What are the Medical Uses of Phellodendron Amurense?

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  • Written By: Dee S.
  • Edited By: Jenn Walker
  • Last Modified Date: 11 March 2020
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Phellodendron amurense, also known as Huang Bai or cork tree, is a deciduous tree native to China, Korea, and Japan. Considered to be a successful homeopathic remedy and one of the fundamentally used remedies in Chinese medicine, it is used by homeopathic medicine practitioners to treat jaundice, urinary system conditions, and vaginal infections. Some practitioners also recommend it to relieve diarrhea, vomiting, or dysentery. Many people believe the remedy can treat skin conditions as well.

A large tree, Phellodendron amurense grows to about 40 feet (12.2 m) in height. It typically has leaves with seven leaflets that are shaped like lances. Most trees have clusters of flowers that area green in color and a plenitude of round berries that vary from green to black, depending on the season. The bark, which is light gray and similar in texture to a wine cork, is the part of the tree used for medical purposes; it usually is harvested in the spring.

Homeopathic medicine practitioners believe that Phellodendron amurense can cure a variety of illnesses and medical conditions. The remedy contains several useful properties, such as berberine and palmatine. Berberine is a known antidiarrheal, antibacterial, and amebicidal, while palmatine is considered to be a vasodilator, which dilates blood vessels. As a result, it is believed to treat a wide range of stomach conditions, several skin conditions, and many other ailments, such as meningitis, urinary tract infections, conjunctivitis, jaundice, and vaginal infections.


If someone were to taste Phellodendron amurense, they would say it is a bitter remedy. The most common preparation of the tree is to boil the bark in water. A liquid extract may also be used, depending on the recommendations of the homeopathic remedy practitioner.

Although the most common purpose of Phellodendron amurense is to treat ailments, it can also be used for other purposes. For example, the bark is a common source for cork. In addition, the trunk of the tree is used for carving furniture and other ornamental materials. The berries are sometimes used to make dyes, soaps, insecticides, and lubricants.

Most homeopathic medicine practitioners consider Phellodendron amurense to be a safe remedy. In general, people with cardiovascular medical conditions, such as arrhythmias, high blood pressure, and congestive heart failure should avoid using the remedy. Infants, young children, and women who are pregnant are specifically warned against using it as well. Consulting an expert in homeopathic medicine or a medical doctor before taking this remedy is recommended.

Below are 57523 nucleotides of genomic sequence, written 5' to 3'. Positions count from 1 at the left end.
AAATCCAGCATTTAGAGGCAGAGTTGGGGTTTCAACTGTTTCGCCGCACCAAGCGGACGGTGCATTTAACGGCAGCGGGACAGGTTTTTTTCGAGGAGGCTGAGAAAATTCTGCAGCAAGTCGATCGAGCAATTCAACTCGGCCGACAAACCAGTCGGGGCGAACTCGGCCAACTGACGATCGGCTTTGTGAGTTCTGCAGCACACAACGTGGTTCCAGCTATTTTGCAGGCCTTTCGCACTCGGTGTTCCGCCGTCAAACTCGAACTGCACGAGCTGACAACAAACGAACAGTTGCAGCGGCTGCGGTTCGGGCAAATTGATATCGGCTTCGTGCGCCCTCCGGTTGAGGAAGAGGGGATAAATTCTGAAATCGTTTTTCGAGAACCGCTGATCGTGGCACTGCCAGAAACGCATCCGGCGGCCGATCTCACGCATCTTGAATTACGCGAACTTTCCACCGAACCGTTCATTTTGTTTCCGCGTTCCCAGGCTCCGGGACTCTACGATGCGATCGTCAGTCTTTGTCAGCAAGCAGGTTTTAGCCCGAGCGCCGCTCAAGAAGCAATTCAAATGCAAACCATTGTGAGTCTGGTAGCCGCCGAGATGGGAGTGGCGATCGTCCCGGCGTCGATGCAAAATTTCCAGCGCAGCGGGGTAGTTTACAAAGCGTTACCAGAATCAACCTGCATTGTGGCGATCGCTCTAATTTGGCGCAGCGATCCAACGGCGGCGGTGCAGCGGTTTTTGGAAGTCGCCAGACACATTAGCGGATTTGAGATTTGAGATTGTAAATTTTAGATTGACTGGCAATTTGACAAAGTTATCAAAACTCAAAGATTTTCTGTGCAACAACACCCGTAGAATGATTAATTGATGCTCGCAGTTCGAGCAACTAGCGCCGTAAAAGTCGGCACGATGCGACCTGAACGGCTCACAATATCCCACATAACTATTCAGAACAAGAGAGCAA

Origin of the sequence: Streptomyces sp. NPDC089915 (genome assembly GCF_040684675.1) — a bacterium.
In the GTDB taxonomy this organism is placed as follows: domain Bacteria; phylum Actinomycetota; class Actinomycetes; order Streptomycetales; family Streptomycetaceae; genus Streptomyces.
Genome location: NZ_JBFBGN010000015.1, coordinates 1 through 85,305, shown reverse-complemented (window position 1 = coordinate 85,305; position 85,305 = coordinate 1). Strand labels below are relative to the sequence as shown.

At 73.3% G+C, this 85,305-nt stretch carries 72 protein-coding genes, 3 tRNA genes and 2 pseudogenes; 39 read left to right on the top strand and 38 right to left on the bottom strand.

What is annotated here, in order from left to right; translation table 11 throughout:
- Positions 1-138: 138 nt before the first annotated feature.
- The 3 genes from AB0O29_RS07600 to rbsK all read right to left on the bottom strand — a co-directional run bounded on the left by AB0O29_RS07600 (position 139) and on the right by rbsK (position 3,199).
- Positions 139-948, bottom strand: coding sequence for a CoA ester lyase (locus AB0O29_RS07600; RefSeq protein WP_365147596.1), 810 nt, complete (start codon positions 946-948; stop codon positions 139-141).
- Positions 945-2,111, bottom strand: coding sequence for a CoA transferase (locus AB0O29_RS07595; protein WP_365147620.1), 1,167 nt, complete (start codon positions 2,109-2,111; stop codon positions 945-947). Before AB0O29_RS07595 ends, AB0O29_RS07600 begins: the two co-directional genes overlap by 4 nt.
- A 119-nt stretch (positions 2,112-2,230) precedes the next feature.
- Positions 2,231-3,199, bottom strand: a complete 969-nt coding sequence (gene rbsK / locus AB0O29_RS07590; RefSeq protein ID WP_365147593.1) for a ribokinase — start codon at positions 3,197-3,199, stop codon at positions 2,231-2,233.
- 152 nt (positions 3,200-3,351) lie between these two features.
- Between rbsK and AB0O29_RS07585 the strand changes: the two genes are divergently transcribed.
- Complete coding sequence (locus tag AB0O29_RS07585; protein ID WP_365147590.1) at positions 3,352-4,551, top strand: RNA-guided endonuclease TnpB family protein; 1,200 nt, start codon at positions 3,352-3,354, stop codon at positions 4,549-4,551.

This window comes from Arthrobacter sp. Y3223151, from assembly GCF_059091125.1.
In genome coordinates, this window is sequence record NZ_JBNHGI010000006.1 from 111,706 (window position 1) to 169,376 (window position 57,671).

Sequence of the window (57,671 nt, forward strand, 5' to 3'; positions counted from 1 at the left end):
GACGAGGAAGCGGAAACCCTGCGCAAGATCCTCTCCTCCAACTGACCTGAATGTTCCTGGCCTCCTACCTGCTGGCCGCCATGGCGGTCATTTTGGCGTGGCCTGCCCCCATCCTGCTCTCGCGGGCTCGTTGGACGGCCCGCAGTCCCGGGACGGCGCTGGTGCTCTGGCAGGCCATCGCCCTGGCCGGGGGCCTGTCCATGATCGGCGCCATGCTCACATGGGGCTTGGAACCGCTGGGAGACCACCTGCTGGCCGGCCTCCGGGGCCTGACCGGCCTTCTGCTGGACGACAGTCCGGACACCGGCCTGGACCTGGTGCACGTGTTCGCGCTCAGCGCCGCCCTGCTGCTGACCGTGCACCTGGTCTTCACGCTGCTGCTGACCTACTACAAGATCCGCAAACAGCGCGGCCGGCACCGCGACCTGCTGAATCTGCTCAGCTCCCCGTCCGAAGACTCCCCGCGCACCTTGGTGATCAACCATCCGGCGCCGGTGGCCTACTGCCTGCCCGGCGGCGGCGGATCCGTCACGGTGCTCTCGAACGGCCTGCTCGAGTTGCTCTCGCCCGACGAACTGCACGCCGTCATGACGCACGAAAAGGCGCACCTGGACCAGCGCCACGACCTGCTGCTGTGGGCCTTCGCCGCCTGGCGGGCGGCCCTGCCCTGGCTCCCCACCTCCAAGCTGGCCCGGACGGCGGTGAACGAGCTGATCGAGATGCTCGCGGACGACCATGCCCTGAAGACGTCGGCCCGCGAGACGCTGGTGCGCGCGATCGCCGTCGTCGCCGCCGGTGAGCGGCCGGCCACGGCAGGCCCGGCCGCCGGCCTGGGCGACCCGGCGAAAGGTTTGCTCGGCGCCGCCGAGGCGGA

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Post 3

@umbra21: Even if one takes a homeopathic remedy and it has a placebo effect, then it works in my book, because medicine is all about positive patient outcomes.

Post 2

It's funny that this tree is so well thought of in China. It is, in fact, considered one of the 50 essential herbs for Traditional Chinese medicine and is also used in Japan and Korea.

Because it is a noxious invasive plant in much of the United States. It grows quite fast and doesn't have any natural pests to hold it back. And it spreads quickly.

You can control it by only planting male plants, but there are already quite a few of these amur cork trees in the wild, because they were a popular ornamental plant for a while.

Post 1

I'm sorry but I just don't understand why people still think homeopathic remedies work.

Phellodendron extract might have some medicinal properties, I don't know. Traditional Chinese medicine has definitely got things right before, and maybe the tree bark does have some healing qualities.

But the principal behind homeopathy is silly as far as I'm concerned.

Supposedly if you take a very small amount of something that causes the same symptoms you're suffering from, it will cure you, according to homeopathy practitioners.

Scientists have tested the theory numerous times and found homeopathy to be no better than a placebo.

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